Sammie’s reverie was interrupted when he noticed her strolling along the water’s edge. Her short black skirt contrasted nicely with the white blouse while her long auburn hair cascaded over her shoulders. The stilettos made her considerably taller than her five-foot-seven.  She looked more beautiful than he remembered her. She ignored him – like she did every other man that had ever stared at her – and calmly walked on.

And then her foot slipped.

And she fell.

Into the river.


She disappeared under water for a moment, then came up with some rotten grass draped over the hair that shone in the sun a minute ago. For several long seconds they stared ta each other, too shocked to speak. She found her voice first.

“This is your bloody fault. Damn you!”


“Don’t just sit there, you moron! Help me!”

Sammie managed to get his arms and legs working, went down to the waters’ edge and held out a hand. She couldn’t reach it. He leant over, his arms stretched to their limits. She grabbed a hand. Pulled. And he , too, fell in.


“I wonder,” Sammie says to himself, “what would have happened if I had taken my lunch elsewhere that day. Would we still have met?” He shakes his head. No… It was fate…or destiny. “I shouldn’t have said anything at that time. Helped her out, walked away. But no…I had to be a hero! What a fool I’d been…”


“I’m sorry,” he said as he struggled to his feet in the thick mud of the river bank. 

“Idiot!” she hissed.

And then he laughed, telling her she looked gorgeous. Afterwards he’d wonder why he said that, for her dripping hair and soaked clothing couldn’t have been attractive. But somehow he saw her then as she was: a vulnerable, hurt young woman who used anger to distance herself from other people. It even seemed funny and he found it impossible to stop smiling.

“Come,” he said. “My car is parked over there. I’ll take you home.”

He shouldn’t have done that…

18 thoughts on “The Thing about Love (# 1)

  1. Harold Green

    Can Sammie turn Rebecca? Can Rebecca turn Sammie? Another rich soap-opera is unfolding in Rolbos and our master story-teller Amos is turning the pages. Let Boggel pop a cool, sit down, relax and let your imagination unravel. Twists and turns are comin’ again.

    1. Amos van der Merwe Post author

      Ah yes, the long and winding road we call love… The only way to the end is by sheer good luck, a bit of yearning and a good dose of Chivas… Thanks for joining the journey, Harold!

  2. Adoonsie

    Jip – First thing in the morning when I walk into the shop. Laptop on. Check rolbos. Long day til tomorrow.

    Your (love) stories always strikes a nerve Amos. Thank you.

      1. Harold Green

        Adoonsie, you are so right on. Sometimes I will purposely stay up late so I can catch the next chapter. I also keep Amos, and his philosophical team of characters, on my Kindle. Midnight re-reading of a chapter I have already read, of course. I miss Rolbos when I travel. The characters unravel as I roll down other roads in other countries. Gotta play catch up when I get back to base. Someday, there will be a movie, “Rolbos Rolled Out. (Tom Cruise standing on a wooden wine crate behind the bar, playing Boggel, of course). Maybe an ongoing soap opera on the telly “Characters on the Veld”. Buy the entire tv series at Amazon, “Rolbos Revealed”. By then our multi-millionaire master story-teller will be on the speaking tour “Amos and His African Ramblings”, with Guest Host appearances on The Prairie Home Companion. His marketing identification, Amos under his famous African hat and a palm lightly wrapped around a Chivas neat. Amos, my trusty sidekick, Mr. SLR Nikon, is waiting to click that one. From the campfire, Harold.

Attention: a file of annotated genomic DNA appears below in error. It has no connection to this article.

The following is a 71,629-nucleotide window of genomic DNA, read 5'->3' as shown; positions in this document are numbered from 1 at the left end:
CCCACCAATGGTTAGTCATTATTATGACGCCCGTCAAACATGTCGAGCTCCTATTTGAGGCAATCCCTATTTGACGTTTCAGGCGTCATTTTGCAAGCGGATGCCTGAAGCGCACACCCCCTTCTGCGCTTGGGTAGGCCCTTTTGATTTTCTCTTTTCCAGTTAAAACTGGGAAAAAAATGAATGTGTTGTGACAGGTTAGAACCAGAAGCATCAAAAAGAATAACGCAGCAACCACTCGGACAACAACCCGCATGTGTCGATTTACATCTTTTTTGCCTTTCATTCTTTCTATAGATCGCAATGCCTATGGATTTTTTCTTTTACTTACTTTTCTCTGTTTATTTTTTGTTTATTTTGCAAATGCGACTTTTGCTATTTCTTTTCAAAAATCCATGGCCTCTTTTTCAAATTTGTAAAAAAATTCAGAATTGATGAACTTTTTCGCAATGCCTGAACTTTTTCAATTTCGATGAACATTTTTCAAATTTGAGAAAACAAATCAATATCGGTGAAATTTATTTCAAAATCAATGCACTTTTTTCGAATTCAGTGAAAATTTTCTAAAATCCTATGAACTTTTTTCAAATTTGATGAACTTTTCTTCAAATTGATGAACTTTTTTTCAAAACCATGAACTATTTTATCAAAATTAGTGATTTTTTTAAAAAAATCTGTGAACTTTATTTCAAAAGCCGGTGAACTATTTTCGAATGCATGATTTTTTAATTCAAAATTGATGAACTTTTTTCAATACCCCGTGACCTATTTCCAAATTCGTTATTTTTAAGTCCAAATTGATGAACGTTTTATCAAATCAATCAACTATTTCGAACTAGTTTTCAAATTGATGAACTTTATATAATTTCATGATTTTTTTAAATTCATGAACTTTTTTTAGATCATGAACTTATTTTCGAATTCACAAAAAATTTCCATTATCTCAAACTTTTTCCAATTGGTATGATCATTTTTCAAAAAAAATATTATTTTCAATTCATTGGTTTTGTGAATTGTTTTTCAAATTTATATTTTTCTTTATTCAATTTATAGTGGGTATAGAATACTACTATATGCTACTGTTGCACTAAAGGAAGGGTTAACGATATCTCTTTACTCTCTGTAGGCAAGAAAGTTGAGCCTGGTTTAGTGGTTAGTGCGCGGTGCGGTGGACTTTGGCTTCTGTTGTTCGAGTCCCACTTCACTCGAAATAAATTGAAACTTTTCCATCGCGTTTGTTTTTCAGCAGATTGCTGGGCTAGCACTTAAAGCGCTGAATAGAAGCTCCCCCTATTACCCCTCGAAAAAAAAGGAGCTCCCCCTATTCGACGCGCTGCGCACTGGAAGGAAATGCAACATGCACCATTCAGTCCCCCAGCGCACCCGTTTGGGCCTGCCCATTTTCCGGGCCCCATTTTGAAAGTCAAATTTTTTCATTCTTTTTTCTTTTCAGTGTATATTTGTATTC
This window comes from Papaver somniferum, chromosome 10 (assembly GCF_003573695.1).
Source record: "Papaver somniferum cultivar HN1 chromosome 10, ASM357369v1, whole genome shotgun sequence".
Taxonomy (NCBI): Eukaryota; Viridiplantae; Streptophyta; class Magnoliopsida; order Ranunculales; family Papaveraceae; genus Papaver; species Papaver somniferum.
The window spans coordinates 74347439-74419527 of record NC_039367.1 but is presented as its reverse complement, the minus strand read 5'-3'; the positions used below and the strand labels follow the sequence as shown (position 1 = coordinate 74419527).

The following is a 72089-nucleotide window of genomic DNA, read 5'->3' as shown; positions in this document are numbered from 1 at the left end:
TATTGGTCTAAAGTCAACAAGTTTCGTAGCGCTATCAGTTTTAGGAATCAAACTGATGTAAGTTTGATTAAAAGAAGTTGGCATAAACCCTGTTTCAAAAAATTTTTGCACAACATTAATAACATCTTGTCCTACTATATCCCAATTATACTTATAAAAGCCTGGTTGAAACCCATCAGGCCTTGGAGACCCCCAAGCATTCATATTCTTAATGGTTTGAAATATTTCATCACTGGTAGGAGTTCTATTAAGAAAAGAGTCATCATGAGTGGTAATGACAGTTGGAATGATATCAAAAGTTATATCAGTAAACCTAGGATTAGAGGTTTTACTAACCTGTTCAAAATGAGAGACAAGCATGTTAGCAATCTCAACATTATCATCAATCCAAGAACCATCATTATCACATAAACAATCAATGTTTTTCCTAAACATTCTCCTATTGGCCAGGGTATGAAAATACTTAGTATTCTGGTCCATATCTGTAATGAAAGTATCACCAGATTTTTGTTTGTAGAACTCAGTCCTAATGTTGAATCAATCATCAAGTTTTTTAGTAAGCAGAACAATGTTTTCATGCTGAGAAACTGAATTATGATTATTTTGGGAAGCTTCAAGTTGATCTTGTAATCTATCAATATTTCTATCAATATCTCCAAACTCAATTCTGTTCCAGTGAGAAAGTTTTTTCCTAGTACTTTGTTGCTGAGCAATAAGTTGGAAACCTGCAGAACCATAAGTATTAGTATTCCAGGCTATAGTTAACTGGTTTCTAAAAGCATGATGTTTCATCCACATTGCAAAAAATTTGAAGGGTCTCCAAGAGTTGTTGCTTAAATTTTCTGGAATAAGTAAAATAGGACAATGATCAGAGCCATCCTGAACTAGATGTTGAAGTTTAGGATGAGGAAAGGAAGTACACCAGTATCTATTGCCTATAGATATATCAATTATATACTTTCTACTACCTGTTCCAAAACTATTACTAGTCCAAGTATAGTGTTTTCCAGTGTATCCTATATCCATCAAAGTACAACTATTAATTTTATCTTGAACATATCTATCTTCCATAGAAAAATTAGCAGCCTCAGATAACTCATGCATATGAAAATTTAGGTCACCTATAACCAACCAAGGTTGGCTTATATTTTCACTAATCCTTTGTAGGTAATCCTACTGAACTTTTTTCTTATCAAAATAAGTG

2. Amos van der Merwe Post author

        Harold – you’ll have to be the director of photography, and we’ll have to get a goodly supply of Chivas to keep us going. But – oh yeah – what fun we’ll have…

  3. Bridge Builder

    Harold, glad to see you are still thinkingg of Tom Cruise as Boggel… I am wondering seriously, where and rather when is Amos coming up with all these rich characters. This is amazing. I am wondering how much longer Amons can come up with this rich bouquet of fragrances of life, it is just too good to be true… Makes me yearn to find the time to write about all these peculiar people too. But some are blessed with doing the chores of love such as watering the tomatoes and washing the dishes and feeding the kids while others do the reporting on the ways of life… And a good story teller depends on good listeners, right? Always fun to read your comments!

    1. Harold Green

      Bridge Builder, at 5’7″, weighing 140 pounds soaking wet, Tom Cruise will always be Boggel to me. The makeup team will add a bit of character to his face. A few pock marks, fatter nose, flattened and reddened from the booze and maybe a couple of broken or missing teeth with a military buzz on top. I don’t wonder how long Amos can spin the yarns and create the characters that drag all of us around the world into his books of philosophy and life. I am just enjoying the hell out of the the ride.

      1. Bridge Builder

        Ai, Harold, I just can’t help it. Whenever I get lost in a book, I will periodically turn it over, stare at the authors photograph and wonder why, how, who. Like walking through an old park in Europe, with statues, fountains, rollerskaters, musicians and people picnicing on the lawns… I see so many who I’d love to stop and ask about their view on the world beyond the “matrix” we’re all seeing. Never mind. Along for the ride!

  4. Pingback: Daily Prompt: Never Again | The Story of a Guy